Scientologists intimidate protester’s family, get him to give up protesting

Recently, Radar reported on Scientology’s short-lived attempt to beat its Guy Fawkes mask-clad antagonists “Anonymous” at their own game: scary YouTube videos. A clip posted by a Sciento associate under the name “AnonymousFacts” displayed the names and personal information of several supposed Anonymous members and accused the group of violent threats and terrorism. YouTube quickly took the video down and suspended AnonymousFacts. But the hassle for at least one of the three men shown didn’t end there.


Later a friend of the family came over and said Mr. Mustachio was hanging out in front of the house and had asked her if she was Jonathan’s mom. When she said no, he waited until Jonathan’s parents did arrive, then handed them the file and said, “This is a courtesy letter. No charges are being filed yet. But your son may be involved in terrorist activity.” And then he left. Inside the package was a letter accusing Jonathan of terrorism and a DVD copy of the YouTube video, he says.


Jonathan said the DVD of Scientologists’ video and the accusation that their son was a terrorist concerned his parents. “[They] told me that while they understood what I was doing, it’s not worth it to have psychos threatening our family. And I agreed.” He’s publicly declared he’s done with Anonymous. “I can’t. I live at home, and these creepy guys started knocking on our door and handing my parents letters … Anyway, I’m not protesting anymore.”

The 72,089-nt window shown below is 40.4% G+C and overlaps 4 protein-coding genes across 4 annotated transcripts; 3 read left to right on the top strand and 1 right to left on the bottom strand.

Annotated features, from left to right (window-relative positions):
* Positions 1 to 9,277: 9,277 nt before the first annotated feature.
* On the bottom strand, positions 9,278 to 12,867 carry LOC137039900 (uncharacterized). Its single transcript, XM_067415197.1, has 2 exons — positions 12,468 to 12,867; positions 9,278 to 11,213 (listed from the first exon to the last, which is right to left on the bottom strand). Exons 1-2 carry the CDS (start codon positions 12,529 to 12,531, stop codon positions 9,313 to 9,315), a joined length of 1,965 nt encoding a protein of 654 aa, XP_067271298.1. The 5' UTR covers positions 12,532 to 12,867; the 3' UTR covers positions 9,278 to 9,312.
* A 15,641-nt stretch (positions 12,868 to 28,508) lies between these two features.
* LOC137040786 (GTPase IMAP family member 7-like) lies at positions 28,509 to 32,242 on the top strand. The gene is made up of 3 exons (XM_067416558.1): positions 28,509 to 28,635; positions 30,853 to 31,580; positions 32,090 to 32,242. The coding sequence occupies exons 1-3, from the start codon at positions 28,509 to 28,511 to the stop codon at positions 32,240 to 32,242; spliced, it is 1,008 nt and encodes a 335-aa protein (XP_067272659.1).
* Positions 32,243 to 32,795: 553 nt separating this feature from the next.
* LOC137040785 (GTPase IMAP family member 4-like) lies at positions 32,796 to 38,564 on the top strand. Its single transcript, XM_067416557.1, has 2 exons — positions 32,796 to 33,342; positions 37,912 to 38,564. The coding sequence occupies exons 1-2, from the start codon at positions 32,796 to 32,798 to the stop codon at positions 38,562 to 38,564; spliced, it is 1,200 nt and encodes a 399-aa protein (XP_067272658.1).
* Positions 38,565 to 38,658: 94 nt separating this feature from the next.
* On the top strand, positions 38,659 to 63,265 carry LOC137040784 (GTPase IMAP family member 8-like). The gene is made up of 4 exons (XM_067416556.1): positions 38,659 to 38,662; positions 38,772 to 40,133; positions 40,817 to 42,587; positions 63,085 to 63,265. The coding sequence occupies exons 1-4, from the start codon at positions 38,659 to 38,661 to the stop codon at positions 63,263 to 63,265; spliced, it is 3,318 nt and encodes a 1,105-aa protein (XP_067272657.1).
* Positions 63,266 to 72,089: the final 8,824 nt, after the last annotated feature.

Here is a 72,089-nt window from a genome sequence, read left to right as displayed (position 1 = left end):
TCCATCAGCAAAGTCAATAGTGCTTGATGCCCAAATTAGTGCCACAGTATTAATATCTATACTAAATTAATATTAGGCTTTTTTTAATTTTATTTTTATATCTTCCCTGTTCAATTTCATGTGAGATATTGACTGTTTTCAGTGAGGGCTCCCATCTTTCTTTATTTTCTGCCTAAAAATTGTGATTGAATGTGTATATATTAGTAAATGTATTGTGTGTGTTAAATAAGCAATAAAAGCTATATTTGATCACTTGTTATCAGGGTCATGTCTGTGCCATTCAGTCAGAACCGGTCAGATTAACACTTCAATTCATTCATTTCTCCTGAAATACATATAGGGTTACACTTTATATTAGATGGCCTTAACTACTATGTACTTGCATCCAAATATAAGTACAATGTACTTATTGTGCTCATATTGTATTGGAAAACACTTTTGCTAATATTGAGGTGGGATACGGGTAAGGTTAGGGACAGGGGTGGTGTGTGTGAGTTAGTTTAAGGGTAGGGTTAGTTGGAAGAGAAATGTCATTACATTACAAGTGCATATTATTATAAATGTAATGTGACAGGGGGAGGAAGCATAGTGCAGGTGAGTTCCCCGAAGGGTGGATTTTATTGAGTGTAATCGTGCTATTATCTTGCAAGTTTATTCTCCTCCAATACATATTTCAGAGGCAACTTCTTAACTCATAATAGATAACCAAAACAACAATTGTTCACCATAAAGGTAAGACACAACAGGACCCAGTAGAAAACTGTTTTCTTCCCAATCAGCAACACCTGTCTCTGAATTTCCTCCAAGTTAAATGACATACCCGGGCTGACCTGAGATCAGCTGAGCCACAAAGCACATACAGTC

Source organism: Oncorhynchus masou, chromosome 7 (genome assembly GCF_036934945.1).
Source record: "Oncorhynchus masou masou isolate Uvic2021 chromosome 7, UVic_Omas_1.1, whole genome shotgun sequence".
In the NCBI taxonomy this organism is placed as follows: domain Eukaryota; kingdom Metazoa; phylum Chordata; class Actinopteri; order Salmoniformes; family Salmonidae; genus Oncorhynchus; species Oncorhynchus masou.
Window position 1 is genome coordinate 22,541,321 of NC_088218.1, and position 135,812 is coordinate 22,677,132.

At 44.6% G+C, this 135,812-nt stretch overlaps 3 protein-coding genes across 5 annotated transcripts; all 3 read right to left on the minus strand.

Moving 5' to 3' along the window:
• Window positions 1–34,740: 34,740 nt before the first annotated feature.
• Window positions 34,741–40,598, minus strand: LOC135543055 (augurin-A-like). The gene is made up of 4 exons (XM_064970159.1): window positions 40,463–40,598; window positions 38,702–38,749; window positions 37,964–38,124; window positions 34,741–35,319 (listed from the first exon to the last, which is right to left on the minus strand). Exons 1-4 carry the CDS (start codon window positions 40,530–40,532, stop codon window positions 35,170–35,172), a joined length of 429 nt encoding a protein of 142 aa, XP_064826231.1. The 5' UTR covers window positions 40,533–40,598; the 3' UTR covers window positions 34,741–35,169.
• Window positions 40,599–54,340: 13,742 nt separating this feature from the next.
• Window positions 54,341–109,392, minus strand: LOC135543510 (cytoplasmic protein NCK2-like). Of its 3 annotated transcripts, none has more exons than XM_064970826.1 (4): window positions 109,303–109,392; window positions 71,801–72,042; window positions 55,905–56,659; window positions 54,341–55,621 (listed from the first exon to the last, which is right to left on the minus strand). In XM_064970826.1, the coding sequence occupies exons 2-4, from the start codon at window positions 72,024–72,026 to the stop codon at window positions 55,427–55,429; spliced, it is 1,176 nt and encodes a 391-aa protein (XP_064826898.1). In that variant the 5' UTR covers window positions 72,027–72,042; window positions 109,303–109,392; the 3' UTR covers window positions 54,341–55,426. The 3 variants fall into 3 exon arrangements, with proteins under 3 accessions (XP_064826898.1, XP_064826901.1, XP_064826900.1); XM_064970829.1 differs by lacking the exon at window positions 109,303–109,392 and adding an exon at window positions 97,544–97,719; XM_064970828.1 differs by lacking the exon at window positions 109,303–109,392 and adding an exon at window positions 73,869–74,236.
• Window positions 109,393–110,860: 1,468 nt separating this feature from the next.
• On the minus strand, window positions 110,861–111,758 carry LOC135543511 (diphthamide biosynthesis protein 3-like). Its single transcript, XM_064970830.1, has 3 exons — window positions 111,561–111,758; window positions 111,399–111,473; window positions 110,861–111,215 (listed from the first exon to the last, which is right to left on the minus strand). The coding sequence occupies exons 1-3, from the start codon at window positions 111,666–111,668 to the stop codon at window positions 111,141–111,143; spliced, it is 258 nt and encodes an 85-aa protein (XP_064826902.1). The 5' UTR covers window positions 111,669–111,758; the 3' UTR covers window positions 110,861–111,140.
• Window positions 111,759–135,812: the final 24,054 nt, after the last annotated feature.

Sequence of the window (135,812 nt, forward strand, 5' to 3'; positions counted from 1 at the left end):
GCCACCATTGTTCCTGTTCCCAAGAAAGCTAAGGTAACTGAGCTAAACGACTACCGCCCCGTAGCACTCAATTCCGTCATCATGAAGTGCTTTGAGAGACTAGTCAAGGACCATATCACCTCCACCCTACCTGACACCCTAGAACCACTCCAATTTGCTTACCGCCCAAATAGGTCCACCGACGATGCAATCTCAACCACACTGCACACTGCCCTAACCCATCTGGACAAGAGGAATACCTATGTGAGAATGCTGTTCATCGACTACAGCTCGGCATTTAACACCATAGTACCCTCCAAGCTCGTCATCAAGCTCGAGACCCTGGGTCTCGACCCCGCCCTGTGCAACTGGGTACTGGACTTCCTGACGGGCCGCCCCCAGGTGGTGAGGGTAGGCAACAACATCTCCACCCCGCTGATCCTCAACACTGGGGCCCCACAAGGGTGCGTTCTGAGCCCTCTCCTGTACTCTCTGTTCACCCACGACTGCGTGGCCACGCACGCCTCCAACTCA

Full Story: Radar.

Update: Another protester’s been intimidated out.

Radar’s coverage of the protests.

Scientology Sets Sights on African Expansion.

1 Comment

  1. An accustion of terrorism is a big mistake on the Church’s part. That opens them up for a lawsuit for libel and defamation. If I was Jonathan and had the dvd and the letter, I’d be talking to lawyers not bloggers.

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